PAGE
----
I'm also reading "Cooked" by Michael Pollan and spending time with my daughter, aka "little mixer" in the kitchen, making something yummy seems like just the right kind of thing to be doing in late 2020.
Four-Grain Fitness Pancakes
1/2 cup all-purpose flour
1/2 cup whole-wheat flour
1/2 cup rye flour
1/2 cup barley flour
1/4 cup cornmeal
1/4 cup toasted wheat germ
2 tsp baking powder
1/2 tsp baking soda
1/4 tsp salt
2 large eggs, separated
1 1/2 cups buttermilk
1/2 cup milk
1/4 cup canola oil
2 tbsp honey or maple syrup
In a large bowl, whisk together the buttermilk, milk, oil, honey and egg yolks. Mix the dry ingredients into the buttermilk mixture until just combined. Beat the egg whites until soft glossy peaks form, then fold these into the batter, try not to over mix.
Heat a griddle over medium heat, grease lightly. Spoon batter on to the griddle. Let them cook until bubbles appear on the surface and the edges look dry, about 2 minutes, flip and cook about 1 more minute. Serve immediately with any pancake toppings you enjoy.
LEAH VERSTEEGEN, DPT
Sciatica is a term that is widely used to refer to pain that seems to be spreading or radiating into the back of the hip and sometimes down the leg. Where does this pain come from?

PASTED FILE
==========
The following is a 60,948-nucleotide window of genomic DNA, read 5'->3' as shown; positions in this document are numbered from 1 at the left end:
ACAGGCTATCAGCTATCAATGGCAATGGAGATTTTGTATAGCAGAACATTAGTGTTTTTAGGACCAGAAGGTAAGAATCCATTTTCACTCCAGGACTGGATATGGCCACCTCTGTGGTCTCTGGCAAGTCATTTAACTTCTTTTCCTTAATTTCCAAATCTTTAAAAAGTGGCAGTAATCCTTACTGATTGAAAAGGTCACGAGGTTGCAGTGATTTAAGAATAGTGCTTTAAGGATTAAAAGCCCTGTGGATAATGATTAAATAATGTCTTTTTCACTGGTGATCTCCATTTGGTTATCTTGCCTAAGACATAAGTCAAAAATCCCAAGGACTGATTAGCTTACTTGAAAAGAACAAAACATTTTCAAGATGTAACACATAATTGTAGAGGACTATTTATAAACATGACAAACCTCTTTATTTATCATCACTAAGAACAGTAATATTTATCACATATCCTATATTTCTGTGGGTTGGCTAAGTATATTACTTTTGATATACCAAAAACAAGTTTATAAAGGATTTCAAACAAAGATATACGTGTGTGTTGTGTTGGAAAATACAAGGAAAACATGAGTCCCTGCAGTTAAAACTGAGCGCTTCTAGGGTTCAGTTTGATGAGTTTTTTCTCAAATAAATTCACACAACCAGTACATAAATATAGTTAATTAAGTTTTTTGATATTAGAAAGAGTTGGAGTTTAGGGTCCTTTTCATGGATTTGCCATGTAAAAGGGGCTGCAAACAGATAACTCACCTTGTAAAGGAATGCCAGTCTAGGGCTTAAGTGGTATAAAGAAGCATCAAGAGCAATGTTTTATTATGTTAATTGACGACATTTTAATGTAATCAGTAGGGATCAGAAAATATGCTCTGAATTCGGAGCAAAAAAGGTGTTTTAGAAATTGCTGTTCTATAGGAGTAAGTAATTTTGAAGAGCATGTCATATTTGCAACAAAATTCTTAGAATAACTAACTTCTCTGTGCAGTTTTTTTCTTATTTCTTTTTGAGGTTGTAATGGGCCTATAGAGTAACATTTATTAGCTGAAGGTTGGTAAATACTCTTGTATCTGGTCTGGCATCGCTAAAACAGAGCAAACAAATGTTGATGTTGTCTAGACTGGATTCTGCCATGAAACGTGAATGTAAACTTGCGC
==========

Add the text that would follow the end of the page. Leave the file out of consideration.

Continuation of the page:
Technically the term 'sciatica' means that the sciatic nerve itself is the source or cause of the discomfort, but that is not always the case. The sciatic nerve is a thick nerve that courses through the buttock area and is formed from a combination of several nerve roots that originate in your low back and sacrum.
The nerve roots from the lumbar spine that are a part of the sciatic nerve are L4, which exits between the lowest two vertebrae in your back, and L5 which exits between the last vertebrae and the tailbone. Other nerve roots that make up the sciatic nerve are S1-S3 which all exit from the tailbone or sacrum.
What this anatomy tells us is that sciatica often stems from irritation of a nerve root at one of these levels and not necessarily from just the sciatic nerve itself. The pain that you are feeling in your buttocks or down your leg could be originating from inflammation or stiffness in your low back just above your tailbone. It could also be from inflammation of the sciatic nerve itself as it courses through stiff or thickened musculature in the buttock region, but this is less often the source of the symptoms.
To effectively treat sciatica, it is important to determine the underlying cause of your symptoms. Are they coming from the sciatic nerve in the hip, from the nerve roots in the low back, or from a combination of the two? Why is there inflammation, tension or stiffness in your hip or low back? Are there other structures, such as tight hip flexors or loss of mobility in the upper spine, that are contributing to the symptoms?
Once the true underlying cause of your sciatica is identified then you can choose the correct exercises, mobility work or stretches to help treat the cause of the symptoms and not just chase the symptoms themselves.
Don't let sciatica prevent you from having fun and definitely don't settle with the thought that you 'just have to live with it'. It can be treated with simple daily movement when done with the correct intention and aimed at the structures that are the true source of the problem.